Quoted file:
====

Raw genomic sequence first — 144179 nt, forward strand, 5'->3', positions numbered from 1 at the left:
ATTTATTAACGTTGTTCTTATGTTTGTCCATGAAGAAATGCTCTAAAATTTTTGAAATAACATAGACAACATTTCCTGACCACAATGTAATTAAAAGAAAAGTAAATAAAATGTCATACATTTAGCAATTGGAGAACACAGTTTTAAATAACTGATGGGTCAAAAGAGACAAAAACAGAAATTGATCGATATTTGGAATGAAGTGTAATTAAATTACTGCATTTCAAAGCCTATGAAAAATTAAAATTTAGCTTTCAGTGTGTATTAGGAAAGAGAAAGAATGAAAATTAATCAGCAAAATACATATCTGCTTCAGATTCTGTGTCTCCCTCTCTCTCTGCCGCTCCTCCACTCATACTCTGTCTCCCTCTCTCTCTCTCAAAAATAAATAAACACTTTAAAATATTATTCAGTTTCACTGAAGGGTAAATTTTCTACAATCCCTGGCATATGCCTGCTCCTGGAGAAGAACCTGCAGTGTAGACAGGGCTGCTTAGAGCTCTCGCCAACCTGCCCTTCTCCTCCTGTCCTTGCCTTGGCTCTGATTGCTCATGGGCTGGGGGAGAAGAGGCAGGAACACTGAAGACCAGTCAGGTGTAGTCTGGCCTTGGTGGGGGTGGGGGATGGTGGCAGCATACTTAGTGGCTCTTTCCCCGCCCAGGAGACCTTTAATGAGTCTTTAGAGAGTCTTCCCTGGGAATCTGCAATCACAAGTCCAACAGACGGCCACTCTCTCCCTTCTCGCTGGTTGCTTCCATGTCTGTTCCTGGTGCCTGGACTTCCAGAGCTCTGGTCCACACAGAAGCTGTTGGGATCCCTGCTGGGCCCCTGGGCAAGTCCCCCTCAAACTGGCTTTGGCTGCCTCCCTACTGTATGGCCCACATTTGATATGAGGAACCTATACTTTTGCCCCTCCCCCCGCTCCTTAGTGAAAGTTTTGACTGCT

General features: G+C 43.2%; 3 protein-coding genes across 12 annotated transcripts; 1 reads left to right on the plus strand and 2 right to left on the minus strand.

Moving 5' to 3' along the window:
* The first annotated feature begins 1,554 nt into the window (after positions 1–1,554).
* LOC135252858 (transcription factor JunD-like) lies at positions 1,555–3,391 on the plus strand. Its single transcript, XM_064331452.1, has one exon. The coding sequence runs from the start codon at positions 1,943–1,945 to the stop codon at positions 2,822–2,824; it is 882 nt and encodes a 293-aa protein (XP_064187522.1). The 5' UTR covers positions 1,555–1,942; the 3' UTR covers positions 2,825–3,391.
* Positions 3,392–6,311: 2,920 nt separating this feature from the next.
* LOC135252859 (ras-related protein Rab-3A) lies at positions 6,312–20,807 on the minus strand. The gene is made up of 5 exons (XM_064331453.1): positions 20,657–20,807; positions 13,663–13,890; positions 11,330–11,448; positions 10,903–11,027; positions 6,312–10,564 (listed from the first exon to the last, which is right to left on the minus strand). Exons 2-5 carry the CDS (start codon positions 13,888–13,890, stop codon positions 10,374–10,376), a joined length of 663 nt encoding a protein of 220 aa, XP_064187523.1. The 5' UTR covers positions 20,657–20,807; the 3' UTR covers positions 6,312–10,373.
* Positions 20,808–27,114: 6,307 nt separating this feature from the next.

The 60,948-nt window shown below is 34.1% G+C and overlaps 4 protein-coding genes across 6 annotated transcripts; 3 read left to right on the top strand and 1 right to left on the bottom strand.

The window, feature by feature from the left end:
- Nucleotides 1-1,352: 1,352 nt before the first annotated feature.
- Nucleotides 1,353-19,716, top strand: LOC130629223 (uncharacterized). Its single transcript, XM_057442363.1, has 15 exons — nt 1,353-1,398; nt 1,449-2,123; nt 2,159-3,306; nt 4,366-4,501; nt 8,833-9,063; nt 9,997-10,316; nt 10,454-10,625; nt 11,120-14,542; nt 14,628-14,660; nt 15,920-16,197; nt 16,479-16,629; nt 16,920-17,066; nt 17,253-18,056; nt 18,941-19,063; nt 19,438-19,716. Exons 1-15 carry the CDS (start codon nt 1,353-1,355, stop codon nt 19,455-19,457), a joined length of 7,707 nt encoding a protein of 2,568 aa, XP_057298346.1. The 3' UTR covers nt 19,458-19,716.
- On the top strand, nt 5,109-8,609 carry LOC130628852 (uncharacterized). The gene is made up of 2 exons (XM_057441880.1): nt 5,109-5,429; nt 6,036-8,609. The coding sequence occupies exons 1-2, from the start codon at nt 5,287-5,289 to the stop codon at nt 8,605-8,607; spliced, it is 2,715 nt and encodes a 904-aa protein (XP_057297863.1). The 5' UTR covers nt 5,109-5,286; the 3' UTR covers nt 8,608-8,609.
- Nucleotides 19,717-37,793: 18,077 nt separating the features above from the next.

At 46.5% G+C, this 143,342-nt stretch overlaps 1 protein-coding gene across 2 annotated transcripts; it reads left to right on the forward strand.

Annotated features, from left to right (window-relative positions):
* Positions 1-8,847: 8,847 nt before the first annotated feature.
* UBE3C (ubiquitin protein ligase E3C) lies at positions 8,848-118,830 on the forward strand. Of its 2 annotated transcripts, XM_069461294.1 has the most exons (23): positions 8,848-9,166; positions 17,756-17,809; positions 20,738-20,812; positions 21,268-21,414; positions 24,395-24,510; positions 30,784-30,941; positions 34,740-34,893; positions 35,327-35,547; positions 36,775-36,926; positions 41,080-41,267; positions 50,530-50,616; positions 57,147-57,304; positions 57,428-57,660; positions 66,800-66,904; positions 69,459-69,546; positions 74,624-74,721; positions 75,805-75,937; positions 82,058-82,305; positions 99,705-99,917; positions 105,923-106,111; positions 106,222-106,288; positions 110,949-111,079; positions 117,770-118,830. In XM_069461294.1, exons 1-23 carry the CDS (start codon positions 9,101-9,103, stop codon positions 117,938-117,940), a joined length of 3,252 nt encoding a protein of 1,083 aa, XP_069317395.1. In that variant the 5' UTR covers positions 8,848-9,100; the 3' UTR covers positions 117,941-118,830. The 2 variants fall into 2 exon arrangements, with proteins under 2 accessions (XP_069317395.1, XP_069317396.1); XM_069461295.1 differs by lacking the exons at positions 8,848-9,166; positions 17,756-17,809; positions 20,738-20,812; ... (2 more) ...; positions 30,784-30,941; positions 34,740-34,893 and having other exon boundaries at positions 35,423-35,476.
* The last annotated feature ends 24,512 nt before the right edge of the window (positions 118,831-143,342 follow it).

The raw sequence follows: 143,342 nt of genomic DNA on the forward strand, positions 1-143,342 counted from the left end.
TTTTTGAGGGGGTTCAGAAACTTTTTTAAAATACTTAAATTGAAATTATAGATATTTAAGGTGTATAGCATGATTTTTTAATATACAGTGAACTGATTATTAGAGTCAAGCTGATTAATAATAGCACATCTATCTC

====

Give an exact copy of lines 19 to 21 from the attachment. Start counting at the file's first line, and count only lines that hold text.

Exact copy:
* UBE3C (ubiquitin protein ligase E3C) lies at positions 8,848-118,830 on the forward strand. Of its 2 annotated transcripts, XM_069461294.1 has the most exons (23): positions 8,848-9,166; positions 17,756-17,809; positions 20,738-20,812; positions 21,268-21,414; positions 24,395-24,510; positions 30,784-30,941; positions 34,740-34,893; positions 35,327-35,547; positions 36,775-36,926; positions 41,080-41,267; positions 50,530-50,616; positions 57,147-57,304; positions 57,428-57,660; positions 66,800-66,904; positions 69,459-69,546; positions 74,624-74,721; positions 75,805-75,937; positions 82,058-82,305; positions 99,705-99,917; positions 105,923-106,111; positions 106,222-106,288; positions 110,949-111,079; positions 117,770-118,830. In XM_069461294.1, exons 1-23 carry the CDS (start codon positions 9,101-9,103, stop codon positions 117,938-117,940), a joined length of 3,252 nt encoding a protein of 1,083 aa, XP_069317395.1. In that variant the 5' UTR covers positions 8,848-9,100; the 3' UTR covers positions 117,941-118,830. The 2 variants fall into 2 exon arrangements, with proteins under 2 accessions (XP_069317395.1, XP_069317396.1); XM_069461295.1 differs by lacking the exons at positions 8,848-9,166; positions 17,756-17,809; positions 20,738-20,812; ... (2 more) ...; positions 30,784-30,941; positions 34,740-34,893 and having other exon boundaries at positions 35,423-35,476.
* The last annotated feature ends 24,512 nt before the right edge of the window (positions 118,831-143,342 follow it).

The raw sequence follows: 143,342 nt of genomic DNA on the forward strand, positions 1-143,342 counted from the left end.